ALBANY, N.Y. — Stephanie Miner, an ex-Syracuse mayor and former ally of New York Gov. Andrew Cuomo, announced Monday that she's running for governor as an independent.
Miner, a 48-year-old registered Democrat, said she's launching her campaign to disrupt what she referred to as Albany's "corrupt political culture," echoing sentiments voiced by other candidates seeking to keep Cuomo from winning a third term.
"We have a completely broken system," she told The Associated Press in a telephone interview. "I think the voters know the system favors insider and special interests."
Miner made her campaign announcement in an interview with The New York Times before tweeting Monday morning that she's running as "a citizen of New York."
Polls show Cuomo with a comfortable lead over actress Cynthia Nixon heading into the Democratic primary. Surveys also found Cuomo with big leads over Republican Dutchess County executive Marcus J. Molinaro in a general election matchup.
The governor may now face a four-way race in November. Cuomo has secured the Democratic Party nomination, while Nixon has already won the nomination of the Working Families Party, meaning she could stay on the ballot in the general election. Miner, a former top official in the state Democratic Party, plans to circulate petitions to appear on the November ballot under a new party line, the Serve America Movement.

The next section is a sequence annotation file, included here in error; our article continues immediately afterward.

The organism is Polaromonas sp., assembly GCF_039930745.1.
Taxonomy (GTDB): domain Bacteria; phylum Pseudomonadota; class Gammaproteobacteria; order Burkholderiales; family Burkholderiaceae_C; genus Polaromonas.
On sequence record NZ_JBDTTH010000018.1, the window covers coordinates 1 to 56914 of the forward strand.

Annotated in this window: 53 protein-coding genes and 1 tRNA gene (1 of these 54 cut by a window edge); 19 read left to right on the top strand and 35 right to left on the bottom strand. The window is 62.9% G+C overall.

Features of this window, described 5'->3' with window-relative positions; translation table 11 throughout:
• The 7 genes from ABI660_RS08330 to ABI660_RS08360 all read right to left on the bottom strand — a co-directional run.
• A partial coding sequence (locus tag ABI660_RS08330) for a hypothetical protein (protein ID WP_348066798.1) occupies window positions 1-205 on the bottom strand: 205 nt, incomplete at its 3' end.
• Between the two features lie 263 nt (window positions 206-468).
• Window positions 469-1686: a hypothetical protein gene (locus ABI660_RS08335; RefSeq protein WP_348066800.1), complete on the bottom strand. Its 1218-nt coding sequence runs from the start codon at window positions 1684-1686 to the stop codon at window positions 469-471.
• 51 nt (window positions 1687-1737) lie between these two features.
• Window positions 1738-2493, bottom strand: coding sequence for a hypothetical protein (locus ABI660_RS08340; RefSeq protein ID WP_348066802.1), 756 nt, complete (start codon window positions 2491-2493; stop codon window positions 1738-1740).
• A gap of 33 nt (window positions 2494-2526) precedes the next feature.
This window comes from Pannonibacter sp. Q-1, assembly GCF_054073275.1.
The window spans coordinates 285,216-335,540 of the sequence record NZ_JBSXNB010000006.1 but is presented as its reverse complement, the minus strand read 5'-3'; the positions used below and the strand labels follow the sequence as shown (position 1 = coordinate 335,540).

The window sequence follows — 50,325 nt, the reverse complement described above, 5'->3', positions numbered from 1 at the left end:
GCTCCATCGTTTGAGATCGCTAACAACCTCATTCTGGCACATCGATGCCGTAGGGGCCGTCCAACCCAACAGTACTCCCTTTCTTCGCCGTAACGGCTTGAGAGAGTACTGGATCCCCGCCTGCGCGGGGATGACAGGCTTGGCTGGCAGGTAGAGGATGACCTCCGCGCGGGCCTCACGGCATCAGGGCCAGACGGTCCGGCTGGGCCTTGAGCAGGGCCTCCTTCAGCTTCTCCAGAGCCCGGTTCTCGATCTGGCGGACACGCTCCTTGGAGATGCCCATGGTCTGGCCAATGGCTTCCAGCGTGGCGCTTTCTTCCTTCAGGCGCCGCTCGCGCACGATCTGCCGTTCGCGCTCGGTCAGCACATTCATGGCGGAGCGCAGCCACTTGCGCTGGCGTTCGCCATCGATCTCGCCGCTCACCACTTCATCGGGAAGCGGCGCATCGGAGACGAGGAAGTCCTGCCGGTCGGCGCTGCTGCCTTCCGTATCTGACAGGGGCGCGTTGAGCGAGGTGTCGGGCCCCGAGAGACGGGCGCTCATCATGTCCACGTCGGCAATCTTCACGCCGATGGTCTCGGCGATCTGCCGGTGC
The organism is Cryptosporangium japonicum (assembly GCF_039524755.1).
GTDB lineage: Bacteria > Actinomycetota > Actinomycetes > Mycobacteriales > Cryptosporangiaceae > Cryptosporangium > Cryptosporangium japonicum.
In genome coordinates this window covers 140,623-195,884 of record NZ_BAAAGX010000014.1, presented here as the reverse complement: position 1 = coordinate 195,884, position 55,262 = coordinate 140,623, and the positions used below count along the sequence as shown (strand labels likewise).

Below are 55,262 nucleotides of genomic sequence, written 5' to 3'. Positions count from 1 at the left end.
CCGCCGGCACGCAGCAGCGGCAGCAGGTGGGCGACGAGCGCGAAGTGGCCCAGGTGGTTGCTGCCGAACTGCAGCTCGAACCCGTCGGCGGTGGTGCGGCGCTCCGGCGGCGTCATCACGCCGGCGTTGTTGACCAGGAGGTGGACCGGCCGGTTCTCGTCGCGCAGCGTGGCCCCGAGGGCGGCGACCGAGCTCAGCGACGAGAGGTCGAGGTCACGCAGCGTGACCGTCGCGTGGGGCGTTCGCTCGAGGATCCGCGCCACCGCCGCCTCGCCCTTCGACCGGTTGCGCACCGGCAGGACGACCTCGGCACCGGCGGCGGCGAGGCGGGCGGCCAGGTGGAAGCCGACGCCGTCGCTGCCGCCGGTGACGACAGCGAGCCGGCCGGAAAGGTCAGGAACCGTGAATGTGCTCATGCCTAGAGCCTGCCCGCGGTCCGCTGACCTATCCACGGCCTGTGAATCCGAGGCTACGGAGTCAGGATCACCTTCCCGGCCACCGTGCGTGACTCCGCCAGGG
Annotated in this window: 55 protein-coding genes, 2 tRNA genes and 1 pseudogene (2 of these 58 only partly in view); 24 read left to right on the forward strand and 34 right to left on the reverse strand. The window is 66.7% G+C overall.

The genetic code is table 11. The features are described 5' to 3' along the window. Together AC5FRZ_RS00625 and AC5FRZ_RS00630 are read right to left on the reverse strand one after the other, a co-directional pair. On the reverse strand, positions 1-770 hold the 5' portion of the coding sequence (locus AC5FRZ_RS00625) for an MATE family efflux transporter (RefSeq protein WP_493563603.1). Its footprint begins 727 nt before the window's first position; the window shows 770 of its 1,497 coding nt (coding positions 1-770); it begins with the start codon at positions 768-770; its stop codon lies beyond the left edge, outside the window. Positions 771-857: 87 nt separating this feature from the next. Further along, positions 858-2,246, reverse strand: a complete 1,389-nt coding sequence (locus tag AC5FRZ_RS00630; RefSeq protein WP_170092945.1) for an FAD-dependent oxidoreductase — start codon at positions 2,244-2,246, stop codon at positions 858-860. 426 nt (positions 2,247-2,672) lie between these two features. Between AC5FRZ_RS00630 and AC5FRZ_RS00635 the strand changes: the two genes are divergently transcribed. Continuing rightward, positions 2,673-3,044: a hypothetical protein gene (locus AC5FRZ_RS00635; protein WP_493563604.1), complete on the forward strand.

"The voting public wants more choices and better options than just establishment candidates," she said.
Molinaro welcomed Miner to the race, saying she has been an outspoken critic of what he called "Cuomo's reckless administration" of the state. Nixon said Miner's entry "shows the extent of New York's disgust with Andrew Cuomo's corrupt boys club."
Cuomo's campaign didn't comment on Miner's candidacy.
Miner served two terms as mayor of Syracuse from 2010 to 2018. Dealing with her city's crumbling infrastructure — Syracuse averaged one water main break per day during 2014 — helped convince her that restoring the state's highways, bridges, water systems and subways should be New York's economic development engine, and not Cuomo-backed programs "that make these big announcements on job creation and go nowhere."
The comment was a dig at Cuomo's economic development policies that are increasingly coming under fire amid high-profile corruption trials stemming from bid-rigging allegations made against former public figures who were close to the governor. Cuomo hasn't been accused of any wrongdoing.
Cuomo, first elected in 2010, and Miner were allies early on, with the governor appointing her a chairwoman of the state Democratic Party during his first term. Their relationship soured when Miner objected to Cuomo supporting municipalities borrowing to cover public pensions instead of getting more aid from the state to cover local costs.
Miner has some catching up to do when it comes to campaign fundraising. That hasn't kept her from jumping into a race in which Cuomo has more than $30 million in his war chest and Nixon, who announced her candidacy in March, has $1 million. Miner has $200,000 in funds leftover from her mayoral campaigns.
"I became mayor because I wanted to solve problems, help people," Miner said. "That's what I want to do as governor."